Are you thinking of setting up a community project?
Whether it’s a sports club, art project, community hub, green initiative, property rescue or retail concept there are different options for you to get it off the ground.
One way to bring the dream to reality is via a ‘registered society’. All projects carry risk, but the special advantages of registered societies are:
- the compliance and regulatory burden is less than that of ‘ordinary’ companies
- a society can convert into a limited company, CIC or charity,
- up-front clarity on member rights,
- potential for asset lock, and
- potential distribution of interest and dividends to members / shareholders.
Another way to launch your project is by forming a Community Interest Company limited by shares or guarantee, which has scope for higher reward and may also opt for asset lock. You can also consider forming a charity – charities recognised by HMRC don’t pay tax on most types of income.
You can consider peer to peer and multi-stakeholder funding opportunities too, which have their own unique advantages typically involving cost savings, market testing and speed. Crowd funding is rapidly becoming the first port of call for community projects who are finding that not only are they benefitting from a wider spread of interested and supportive investors, they are also discovering that corporate social investors are increasingly turning to such platforms which offer a welcome transparency and democracy to their funds earmarked for community projects.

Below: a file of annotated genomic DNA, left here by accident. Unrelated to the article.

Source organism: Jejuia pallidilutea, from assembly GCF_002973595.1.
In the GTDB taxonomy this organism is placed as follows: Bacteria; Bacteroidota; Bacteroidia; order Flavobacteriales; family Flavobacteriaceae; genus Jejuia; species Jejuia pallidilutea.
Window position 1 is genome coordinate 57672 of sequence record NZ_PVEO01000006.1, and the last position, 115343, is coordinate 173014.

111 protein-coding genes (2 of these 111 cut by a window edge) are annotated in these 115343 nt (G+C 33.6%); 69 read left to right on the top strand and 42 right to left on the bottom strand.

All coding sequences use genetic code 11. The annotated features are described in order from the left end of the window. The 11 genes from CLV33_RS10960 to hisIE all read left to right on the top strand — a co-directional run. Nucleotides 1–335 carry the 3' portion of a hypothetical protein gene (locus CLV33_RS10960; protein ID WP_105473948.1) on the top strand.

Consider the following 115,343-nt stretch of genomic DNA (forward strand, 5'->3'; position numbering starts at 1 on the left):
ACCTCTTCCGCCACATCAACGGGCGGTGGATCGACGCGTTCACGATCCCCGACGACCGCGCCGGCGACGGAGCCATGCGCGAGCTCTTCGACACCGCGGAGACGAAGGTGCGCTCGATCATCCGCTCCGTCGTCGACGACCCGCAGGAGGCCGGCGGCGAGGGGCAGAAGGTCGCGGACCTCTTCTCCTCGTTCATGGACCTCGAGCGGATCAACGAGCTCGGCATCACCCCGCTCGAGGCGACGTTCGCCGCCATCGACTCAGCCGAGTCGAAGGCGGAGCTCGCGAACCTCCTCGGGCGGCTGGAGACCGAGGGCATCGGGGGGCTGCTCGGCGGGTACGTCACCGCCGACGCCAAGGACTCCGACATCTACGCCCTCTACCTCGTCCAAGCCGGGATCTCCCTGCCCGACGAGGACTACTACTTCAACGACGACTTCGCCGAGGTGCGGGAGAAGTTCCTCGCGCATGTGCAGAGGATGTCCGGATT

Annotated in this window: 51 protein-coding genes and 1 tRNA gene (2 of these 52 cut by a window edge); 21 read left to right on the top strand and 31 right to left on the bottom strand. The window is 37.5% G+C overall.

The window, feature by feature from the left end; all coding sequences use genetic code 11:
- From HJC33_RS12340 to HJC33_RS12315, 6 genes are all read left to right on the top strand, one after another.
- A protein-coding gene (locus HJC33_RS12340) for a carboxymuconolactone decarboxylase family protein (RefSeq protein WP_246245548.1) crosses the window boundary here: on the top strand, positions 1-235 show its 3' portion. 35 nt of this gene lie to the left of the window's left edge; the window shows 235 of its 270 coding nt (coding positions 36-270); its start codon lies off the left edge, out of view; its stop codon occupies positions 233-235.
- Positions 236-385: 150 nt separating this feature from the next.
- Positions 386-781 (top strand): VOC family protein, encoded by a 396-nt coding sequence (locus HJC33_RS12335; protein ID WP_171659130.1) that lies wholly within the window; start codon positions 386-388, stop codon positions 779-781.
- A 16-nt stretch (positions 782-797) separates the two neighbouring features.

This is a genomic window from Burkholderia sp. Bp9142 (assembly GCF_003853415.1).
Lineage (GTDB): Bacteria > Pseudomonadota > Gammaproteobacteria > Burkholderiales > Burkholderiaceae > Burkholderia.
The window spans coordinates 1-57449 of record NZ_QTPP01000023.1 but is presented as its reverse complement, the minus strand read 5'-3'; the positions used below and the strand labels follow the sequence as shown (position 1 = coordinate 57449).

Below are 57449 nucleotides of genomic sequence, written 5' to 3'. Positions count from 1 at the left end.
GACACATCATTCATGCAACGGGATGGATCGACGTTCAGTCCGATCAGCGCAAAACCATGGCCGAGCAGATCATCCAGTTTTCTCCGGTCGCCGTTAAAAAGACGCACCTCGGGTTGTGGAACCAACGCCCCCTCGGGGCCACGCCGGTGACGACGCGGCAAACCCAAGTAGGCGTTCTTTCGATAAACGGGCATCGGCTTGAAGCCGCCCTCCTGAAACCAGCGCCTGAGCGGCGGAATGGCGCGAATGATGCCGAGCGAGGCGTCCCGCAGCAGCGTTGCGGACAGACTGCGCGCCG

Whatever form you decide for your community here are some things to consider
- Should you consider the type of structure best suited for your project?
- Can you maintain ‘bona fides non-profit status’ if your project grows quickly?
- Have you considered the ongoing legal requirements of your project?